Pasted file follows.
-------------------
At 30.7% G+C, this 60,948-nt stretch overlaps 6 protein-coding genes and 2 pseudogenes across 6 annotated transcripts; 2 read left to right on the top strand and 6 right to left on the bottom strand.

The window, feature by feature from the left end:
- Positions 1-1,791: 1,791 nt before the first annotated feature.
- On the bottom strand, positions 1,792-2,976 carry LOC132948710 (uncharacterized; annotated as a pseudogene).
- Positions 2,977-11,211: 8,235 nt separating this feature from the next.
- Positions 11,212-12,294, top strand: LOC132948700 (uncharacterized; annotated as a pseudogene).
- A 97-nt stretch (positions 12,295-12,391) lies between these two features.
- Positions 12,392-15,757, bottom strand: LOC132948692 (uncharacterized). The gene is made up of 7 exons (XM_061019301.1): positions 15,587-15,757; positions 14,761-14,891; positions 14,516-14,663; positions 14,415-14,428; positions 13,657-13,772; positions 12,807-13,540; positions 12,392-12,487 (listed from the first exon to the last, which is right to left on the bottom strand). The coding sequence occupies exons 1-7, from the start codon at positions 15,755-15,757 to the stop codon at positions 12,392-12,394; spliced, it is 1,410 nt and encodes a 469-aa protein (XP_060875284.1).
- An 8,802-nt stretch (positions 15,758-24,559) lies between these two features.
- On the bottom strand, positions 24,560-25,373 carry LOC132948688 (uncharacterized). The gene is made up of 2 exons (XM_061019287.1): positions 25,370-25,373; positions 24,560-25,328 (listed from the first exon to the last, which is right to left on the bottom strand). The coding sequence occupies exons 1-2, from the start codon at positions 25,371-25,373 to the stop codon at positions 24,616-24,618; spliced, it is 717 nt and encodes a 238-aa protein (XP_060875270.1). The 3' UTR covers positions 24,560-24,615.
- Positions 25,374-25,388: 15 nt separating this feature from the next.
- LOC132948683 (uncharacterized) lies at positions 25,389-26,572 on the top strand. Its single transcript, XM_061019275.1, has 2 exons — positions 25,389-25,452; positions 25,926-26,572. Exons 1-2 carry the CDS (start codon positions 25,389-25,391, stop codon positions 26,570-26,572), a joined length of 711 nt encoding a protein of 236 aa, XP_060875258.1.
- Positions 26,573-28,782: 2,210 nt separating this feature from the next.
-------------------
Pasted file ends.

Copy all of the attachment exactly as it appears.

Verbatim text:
At 30.7% G+C, this 60,948-nt stretch overlaps 6 protein-coding genes and 2 pseudogenes across 6 annotated transcripts; 2 read left to right on the top strand and 6 right to left on the bottom strand.

The window, feature by feature from the left end:
- Positions 1-1,791: 1,791 nt before the first annotated feature.
- On the bottom strand, positions 1,792-2,976 carry LOC132948710 (uncharacterized; annotated as a pseudogene).
- Positions 2,977-11,211: 8,235 nt separating this feature from the next.
- Positions 11,212-12,294, top strand: LOC132948700 (uncharacterized; annotated as a pseudogene).
- A 97-nt stretch (positions 12,295-12,391) lies between these two features.
- Positions 12,392-15,757, bottom strand: LOC132948692 (uncharacterized). The gene is made up of 7 exons (XM_061019301.1): positions 15,587-15,757; positions 14,761-14,891; positions 14,516-14,663; positions 14,415-14,428; positions 13,657-13,772; positions 12,807-13,540; positions 12,392-12,487 (listed from the first exon to the last, which is right to left on the bottom strand). The coding sequence occupies exons 1-7, from the start codon at positions 15,755-15,757 to the stop codon at positions 12,392-12,394; spliced, it is 1,410 nt and encodes a 469-aa protein (XP_060875284.1).
- An 8,802-nt stretch (positions 15,758-24,559) lies between these two features.
- On the bottom strand, positions 24,560-25,373 carry LOC132948688 (uncharacterized). The gene is made up of 2 exons (XM_061019287.1): positions 25,370-25,373; positions 24,560-25,328 (listed from the first exon to the last, which is right to left on the bottom strand). The coding sequence occupies exons 1-2, from the start codon at positions 25,371-25,373 to the stop codon at positions 24,616-24,618; spliced, it is 717 nt and encodes a 238-aa protein (XP_060875270.1). The 3' UTR covers positions 24,560-24,615.
- Positions 25,374-25,388: 15 nt separating this feature from the next.
- LOC132948683 (uncharacterized) lies at positions 25,389-26,572 on the top strand. Its single transcript, XM_061019275.1, has 2 exons — positions 25,389-25,452; positions 25,926-26,572. Exons 1-2 carry the CDS (start codon positions 25,389-25,391, stop codon positions 26,570-26,572), a joined length of 711 nt encoding a protein of 236 aa, XP_060875258.1.
- Positions 26,573-28,782: 2,210 nt separating this feature from the next.